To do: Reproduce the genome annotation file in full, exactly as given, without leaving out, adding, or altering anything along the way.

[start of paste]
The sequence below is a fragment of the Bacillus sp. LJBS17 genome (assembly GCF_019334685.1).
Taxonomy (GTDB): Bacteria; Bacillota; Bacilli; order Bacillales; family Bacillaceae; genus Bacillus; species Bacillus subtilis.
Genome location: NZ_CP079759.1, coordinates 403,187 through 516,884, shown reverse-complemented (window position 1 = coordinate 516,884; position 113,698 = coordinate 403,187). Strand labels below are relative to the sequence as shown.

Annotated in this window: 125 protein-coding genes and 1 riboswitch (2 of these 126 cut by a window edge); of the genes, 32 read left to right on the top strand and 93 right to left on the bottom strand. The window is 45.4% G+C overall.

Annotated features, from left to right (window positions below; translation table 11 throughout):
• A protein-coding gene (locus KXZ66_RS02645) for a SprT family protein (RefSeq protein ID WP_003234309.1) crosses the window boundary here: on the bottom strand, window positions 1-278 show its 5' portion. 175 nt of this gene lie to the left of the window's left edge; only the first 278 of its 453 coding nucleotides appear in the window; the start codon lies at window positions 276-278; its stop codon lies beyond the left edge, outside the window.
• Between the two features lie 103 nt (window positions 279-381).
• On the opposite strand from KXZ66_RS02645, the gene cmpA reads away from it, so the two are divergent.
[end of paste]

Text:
The sequence below is a fragment of the Bacillus sp. LJBS17 genome (assembly GCF_019334685.1).
Taxonomy (GTDB): Bacteria; Bacillota; Bacilli; order Bacillales; family Bacillaceae; genus Bacillus; species Bacillus subtilis.
Genome location: NZ_CP079759.1, coordinates 403,187 through 516,884, shown reverse-complemented (window position 1 = coordinate 516,884; position 113,698 = coordinate 403,187). Strand labels below are relative to the sequence as shown.

Annotated in this window: 125 protein-coding genes and 1 riboswitch (2 of these 126 cut by a window edge); of the genes, 32 read left to right on the top strand and 93 right to left on the bottom strand. The window is 45.4% G+C overall.

Annotated features, from left to right (window positions below; translation table 11 throughout):
• A protein-coding gene (locus KXZ66_RS02645) for a SprT family protein (RefSeq protein ID WP_003234309.1) crosses the window boundary here: on the bottom strand, window positions 1-278 show its 5' portion. 175 nt of this gene lie to the left of the window's left edge; only the first 278 of its 453 coding nucleotides appear in the window; the start codon lies at window positions 276-278; its stop codon lies beyond the left edge, outside the window.
• Between the two features lie 103 nt (window positions 279-381).
• On the opposite strand from KXZ66_RS02645, the gene cmpA reads away from it, so the two are divergent.